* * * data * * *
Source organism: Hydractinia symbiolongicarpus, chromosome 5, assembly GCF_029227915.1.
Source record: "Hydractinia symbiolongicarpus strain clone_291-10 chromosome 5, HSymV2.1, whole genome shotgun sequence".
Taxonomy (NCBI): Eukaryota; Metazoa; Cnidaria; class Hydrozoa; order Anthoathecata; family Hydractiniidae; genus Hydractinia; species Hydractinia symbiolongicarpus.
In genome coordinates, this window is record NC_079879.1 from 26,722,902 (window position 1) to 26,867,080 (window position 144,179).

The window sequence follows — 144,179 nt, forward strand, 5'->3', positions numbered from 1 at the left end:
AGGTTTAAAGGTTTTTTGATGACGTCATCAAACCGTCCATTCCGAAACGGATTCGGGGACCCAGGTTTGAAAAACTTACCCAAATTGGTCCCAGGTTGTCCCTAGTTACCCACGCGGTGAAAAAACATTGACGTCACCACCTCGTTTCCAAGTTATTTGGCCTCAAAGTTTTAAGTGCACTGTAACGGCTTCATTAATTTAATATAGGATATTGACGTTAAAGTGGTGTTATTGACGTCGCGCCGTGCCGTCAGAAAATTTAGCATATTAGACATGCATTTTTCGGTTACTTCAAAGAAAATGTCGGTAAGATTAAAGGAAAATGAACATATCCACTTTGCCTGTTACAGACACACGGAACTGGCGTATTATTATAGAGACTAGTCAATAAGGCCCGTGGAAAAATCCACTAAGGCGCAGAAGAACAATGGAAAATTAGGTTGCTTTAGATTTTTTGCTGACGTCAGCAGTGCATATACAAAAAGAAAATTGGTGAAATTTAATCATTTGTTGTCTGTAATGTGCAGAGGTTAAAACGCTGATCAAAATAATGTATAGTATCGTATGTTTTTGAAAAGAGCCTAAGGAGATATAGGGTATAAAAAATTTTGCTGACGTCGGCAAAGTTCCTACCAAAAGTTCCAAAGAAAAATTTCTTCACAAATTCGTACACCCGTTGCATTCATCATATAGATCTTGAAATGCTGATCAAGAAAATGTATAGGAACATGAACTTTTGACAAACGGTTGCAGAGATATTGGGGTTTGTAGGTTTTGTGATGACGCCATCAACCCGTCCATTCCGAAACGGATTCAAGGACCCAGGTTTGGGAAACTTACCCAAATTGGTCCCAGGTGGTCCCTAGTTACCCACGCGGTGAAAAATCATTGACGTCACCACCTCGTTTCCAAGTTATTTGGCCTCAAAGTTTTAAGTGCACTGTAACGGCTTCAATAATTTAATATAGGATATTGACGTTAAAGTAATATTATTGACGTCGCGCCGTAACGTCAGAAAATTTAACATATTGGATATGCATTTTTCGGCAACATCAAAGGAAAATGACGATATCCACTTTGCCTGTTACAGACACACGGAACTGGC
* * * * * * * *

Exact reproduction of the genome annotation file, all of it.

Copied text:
Source organism: Hydractinia symbiolongicarpus, chromosome 5, assembly GCF_029227915.1.
Source record: "Hydractinia symbiolongicarpus strain clone_291-10 chromosome 5, HSymV2.1, whole genome shotgun sequence".
Taxonomy (NCBI): Eukaryota; Metazoa; Cnidaria; class Hydrozoa; order Anthoathecata; family Hydractiniidae; genus Hydractinia; species Hydractinia symbiolongicarpus.
In genome coordinates, this window is record NC_079879.1 from 26,722,902 (window position 1) to 26,867,080 (window position 144,179).

The window sequence follows — 144,179 nt, forward strand, 5'->3', positions numbered from 1 at the left end:
AGGTTTAAAGGTTTTTTGATGACGTCATCAAACCGTCCATTCCGAAACGGATTCGGGGACCCAGGTTTGAAAAACTTACCCAAATTGGTCCCAGGTTGTCCCTAGTTACCCACGCGGTGAAAAAACATTGACGTCACCACCTCGTTTCCAAGTTATTTGGCCTCAAAGTTTTAAGTGCACTGTAACGGCTTCATTAATTTAATATAGGATATTGACGTTAAAGTGGTGTTATTGACGTCGCGCCGTGCCGTCAGAAAATTTAGCATATTAGACATGCATTTTTCGGTTACTTCAAAGAAAATGTCGGTAAGATTAAAGGAAAATGAACATATCCACTTTGCCTGTTACAGACACACGGAACTGGCGTATTATTATAGAGACTAGTCAATAAGGCCCGTGGAAAAATCCACTAAGGCGCAGAAGAACAATGGAAAATTAGGTTGCTTTAGATTTTTTGCTGACGTCAGCAGTGCATATACAAAAAGAAAATTGGTGAAATTTAATCATTTGTTGTCTGTAATGTGCAGAGGTTAAAACGCTGATCAAAATAATGTATAGTATCGTATGTTTTTGAAAAGAGCCTAAGGAGATATAGGGTATAAAAAATTTTGCTGACGTCGGCAAAGTTCCTACCAAAAGTTCCAAAGAAAAATTTCTTCACAAATTCGTACACCCGTTGCATTCATCATATAGATCTTGAAATGCTGATCAAGAAAATGTATAGGAACATGAACTTTTGACAAACGGTTGCAGAGATATTGGGGTTTGTAGGTTTTGTGATGACGCCATCAACCCGTCCATTCCGAAACGGATTCAAGGACCCAGGTTTGGGAAACTTACCCAAATTGGTCCCAGGTGGTCCCTAGTTACCCACGCGGTGAAAAATCATTGACGTCACCACCTCGTTTCCAAGTTATTTGGCCTCAAAGTTTTAAGTGCACTGTAACGGCTTCAATAATTTAATATAGGATATTGACGTTAAAGTAATATTATTGACGTCGCGCCGTAACGTCAGAAAATTTAACATATTGGATATGCATTTTTCGGCAACATCAAAGGAAAATGACGATATCCACTTTGCCTGTTACAGACACACGGAACTGGC